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GS Power Bucheon retrofit project

GS Power engaged KEPCO KPS and EthosEnergy to address the issues of rotor life, steam path degradation and steam path optimization for its latest operating conditions.

  • Increase Steam Production
  • Life Extension
  • Power generation
  • Steam Turbines
Bucheon, South Korea
GS Power Bucheon retrofit project

Project Overview

The GS Power installation in Bucheon, South Korea is a Combined Heat and Power (CHP) plant designed to operate in both a “Maximum Power Generation” mode (Mode III) and a “District Heating” mode (Mode I). However, with newer and more efficient combined cycle power plants now supplying the grid, and other economic factors, the Bucheon facility found itself only running at Maximum Power about 10% of the time, and operating primarily in Mode I.

The plant’s operation had also changed, as additional steam was needed for gas turbine NOx control. This now meant that less High Pressure (HP) steam was available at the steam turbine inlet.

Besides off normal operation, the steam turbine (ST) had experienced a reduction in output in all modes, as the steam path had deteriorated. In addition, metallurgical analysis indicated that the HP rotor was approaching the end of its useful life. GS Power engaged KEPCO KPS and EthosEnergy to address the issues of rotor life, steam path degradation and steam path optimization for its latest operating conditions.

Key Challenges

  • GS Power required a performance guarantee for the work to be completed. Therefore the challenge was to define the conditions for the new guarantee point.
  • Due to the large diameter of the balance piston, wear can lead to a great deal of steam leakage, which equates to a loss in efficiency however EthosEnergy utilized retractable packing to help alleviate this packing wear

The EthosEnergy Solution

The entire section of the steam path needed replaced, however, this blading configuration had always been reliable. Therefore, the decision was made, for stages 1 through 16, to make a “replacement in-kind”, or a replacement of the existing hardware with new, reverse engineered components including the blade carriers and all the interstage seals.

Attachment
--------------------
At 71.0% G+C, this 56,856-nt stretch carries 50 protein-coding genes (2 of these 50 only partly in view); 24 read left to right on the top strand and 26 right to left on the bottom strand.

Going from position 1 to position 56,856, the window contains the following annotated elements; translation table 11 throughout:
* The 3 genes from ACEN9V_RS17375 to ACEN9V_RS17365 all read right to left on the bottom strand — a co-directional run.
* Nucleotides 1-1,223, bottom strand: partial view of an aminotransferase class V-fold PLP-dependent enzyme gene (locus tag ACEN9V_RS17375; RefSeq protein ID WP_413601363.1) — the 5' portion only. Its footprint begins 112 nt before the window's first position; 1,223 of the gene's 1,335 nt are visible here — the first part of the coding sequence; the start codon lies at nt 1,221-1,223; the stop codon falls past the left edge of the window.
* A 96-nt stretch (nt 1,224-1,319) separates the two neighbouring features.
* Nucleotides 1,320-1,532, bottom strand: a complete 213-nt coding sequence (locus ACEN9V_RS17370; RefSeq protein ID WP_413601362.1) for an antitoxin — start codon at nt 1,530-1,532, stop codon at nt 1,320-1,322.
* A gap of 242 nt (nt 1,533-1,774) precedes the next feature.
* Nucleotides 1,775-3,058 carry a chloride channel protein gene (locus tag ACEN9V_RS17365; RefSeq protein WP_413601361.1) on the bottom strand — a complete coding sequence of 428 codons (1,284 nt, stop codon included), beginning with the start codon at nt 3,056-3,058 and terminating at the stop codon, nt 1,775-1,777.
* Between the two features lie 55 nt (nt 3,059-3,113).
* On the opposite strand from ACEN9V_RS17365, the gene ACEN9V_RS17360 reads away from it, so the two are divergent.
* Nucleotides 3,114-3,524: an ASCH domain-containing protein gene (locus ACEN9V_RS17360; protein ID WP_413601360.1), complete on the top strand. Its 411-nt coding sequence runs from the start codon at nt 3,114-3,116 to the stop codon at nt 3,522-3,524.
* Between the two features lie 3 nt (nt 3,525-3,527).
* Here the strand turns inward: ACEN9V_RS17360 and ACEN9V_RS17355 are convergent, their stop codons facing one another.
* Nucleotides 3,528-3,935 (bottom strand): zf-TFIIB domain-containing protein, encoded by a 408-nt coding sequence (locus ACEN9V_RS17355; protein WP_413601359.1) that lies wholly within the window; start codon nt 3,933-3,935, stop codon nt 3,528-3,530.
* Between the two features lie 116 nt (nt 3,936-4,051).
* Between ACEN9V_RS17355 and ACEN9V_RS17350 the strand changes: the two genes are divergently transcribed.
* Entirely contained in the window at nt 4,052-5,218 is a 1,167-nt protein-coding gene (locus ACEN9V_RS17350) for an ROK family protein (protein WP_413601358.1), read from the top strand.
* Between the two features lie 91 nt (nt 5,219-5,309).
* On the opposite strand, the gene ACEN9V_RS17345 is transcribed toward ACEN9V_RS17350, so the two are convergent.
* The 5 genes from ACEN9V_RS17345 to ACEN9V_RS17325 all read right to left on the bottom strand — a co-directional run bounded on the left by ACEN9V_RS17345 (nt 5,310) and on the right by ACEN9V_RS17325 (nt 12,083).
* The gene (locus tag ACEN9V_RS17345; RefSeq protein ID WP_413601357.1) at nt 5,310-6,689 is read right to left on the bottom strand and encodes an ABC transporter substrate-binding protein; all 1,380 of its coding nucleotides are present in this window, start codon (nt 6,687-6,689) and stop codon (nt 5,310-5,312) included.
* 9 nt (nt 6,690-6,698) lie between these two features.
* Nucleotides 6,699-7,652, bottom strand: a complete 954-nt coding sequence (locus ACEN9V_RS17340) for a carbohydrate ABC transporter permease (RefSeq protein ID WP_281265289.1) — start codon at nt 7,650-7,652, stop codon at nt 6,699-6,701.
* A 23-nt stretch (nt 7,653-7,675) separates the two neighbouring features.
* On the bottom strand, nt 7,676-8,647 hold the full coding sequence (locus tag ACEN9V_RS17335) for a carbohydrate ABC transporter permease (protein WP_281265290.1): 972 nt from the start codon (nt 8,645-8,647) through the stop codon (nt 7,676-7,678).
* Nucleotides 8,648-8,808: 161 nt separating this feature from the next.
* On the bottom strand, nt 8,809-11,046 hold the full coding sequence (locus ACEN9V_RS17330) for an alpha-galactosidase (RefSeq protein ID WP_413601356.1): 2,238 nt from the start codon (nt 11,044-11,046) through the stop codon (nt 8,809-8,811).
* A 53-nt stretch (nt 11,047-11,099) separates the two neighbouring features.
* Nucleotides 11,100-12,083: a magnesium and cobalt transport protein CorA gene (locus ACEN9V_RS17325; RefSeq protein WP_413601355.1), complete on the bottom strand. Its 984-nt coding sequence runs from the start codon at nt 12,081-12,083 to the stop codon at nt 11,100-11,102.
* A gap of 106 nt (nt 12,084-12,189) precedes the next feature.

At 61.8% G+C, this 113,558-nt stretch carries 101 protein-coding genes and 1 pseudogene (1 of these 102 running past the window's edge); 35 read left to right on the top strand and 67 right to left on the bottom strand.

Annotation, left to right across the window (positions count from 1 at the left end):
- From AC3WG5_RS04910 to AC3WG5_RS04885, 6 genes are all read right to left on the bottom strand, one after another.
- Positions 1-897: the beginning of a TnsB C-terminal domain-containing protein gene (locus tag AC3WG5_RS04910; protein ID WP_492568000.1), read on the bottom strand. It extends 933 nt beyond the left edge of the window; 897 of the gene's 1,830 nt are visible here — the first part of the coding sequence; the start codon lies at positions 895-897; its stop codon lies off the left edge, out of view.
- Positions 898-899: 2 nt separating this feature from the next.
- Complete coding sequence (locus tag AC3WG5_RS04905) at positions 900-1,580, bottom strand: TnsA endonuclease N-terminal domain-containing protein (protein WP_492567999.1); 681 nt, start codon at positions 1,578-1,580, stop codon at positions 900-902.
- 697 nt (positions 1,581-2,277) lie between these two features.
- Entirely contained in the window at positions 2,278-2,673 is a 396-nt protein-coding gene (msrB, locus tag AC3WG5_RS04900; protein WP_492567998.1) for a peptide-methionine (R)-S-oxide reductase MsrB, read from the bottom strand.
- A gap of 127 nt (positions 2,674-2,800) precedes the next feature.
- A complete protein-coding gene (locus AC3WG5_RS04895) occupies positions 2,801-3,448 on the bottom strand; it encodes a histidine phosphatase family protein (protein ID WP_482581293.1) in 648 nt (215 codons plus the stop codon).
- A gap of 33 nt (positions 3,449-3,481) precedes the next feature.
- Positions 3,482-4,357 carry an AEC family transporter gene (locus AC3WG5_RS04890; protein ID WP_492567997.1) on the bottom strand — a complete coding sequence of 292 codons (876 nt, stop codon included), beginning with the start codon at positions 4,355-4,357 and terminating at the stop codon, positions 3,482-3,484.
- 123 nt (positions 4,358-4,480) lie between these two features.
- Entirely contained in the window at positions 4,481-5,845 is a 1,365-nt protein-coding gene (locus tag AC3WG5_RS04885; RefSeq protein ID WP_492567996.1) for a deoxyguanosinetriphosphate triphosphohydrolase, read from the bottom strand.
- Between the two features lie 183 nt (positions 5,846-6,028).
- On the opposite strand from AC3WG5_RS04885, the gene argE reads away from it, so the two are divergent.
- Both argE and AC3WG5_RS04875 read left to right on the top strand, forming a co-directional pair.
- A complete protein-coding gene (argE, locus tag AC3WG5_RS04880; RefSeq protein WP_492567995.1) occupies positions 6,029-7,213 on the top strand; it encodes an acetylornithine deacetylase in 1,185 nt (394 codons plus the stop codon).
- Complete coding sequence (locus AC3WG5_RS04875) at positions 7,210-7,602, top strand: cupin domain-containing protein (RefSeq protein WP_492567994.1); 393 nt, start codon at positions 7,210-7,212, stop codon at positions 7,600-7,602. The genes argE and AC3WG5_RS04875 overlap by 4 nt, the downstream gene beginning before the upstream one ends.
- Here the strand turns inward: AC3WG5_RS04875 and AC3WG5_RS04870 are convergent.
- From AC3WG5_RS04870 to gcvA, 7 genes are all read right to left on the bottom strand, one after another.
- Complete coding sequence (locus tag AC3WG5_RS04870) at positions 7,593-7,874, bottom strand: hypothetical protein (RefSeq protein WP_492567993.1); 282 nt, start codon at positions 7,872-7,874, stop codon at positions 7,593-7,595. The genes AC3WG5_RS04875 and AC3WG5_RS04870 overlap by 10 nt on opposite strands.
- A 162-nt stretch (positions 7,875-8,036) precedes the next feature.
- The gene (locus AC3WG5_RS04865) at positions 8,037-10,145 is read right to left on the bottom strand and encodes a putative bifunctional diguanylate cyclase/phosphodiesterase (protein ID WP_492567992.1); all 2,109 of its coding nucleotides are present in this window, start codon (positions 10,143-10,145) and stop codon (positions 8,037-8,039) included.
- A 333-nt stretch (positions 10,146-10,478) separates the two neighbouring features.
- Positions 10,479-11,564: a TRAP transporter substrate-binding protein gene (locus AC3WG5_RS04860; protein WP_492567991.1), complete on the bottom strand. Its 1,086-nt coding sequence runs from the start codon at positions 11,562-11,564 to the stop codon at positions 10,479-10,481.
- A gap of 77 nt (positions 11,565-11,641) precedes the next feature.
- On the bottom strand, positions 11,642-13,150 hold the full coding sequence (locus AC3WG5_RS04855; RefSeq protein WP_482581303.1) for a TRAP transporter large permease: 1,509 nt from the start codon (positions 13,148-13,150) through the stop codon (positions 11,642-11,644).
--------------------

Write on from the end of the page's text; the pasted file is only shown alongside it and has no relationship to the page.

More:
To further improve efficiency, the packing used to seal the balance piston incorporated a brush seal. Brush seals are much more effective than conventional labyrinth seals at reducing leakage. A further benefit of retractable brush seals is the improved seal degradation over time due to the compliance of the bristles.

KEPCO KPS metallurgical analysis identified the need to replace the rotor and a new rotor forging was to be designed, sourced, machined, and assembled by EthosEnergy. New blade carriers and new balance piston packing housings were also supplied.


Project Highlights

The most significant element of the upgrade was the redesign of the original staging between the extraction to the HP heater and the exhaust of the HP turbine. EthosEnergy engineers examined several options, and concluded that a single impulse stage would be more efficient than the two existing reaction stages.

Key Results

This Engineered Solution provided increased exhaust annulus area, higher efficiency, with improved reliability as compared to a simple replacement in-kind.

The test results in the table below shows that the “As Tested” gains were substantially better than the guaranteed values. There are several reasons for this, one is the assumed balance piston leakage before the retrofit to retractable brush seals was very conservative. The gain in Mode I for the improved seal accounted for about half the gains. The assumptions for damage to the tip seals in the HP turbine and steam path degradation was also on the conservative side. KEPCO KPS made other improvements which accounted for 2% of the gains in Mode I.


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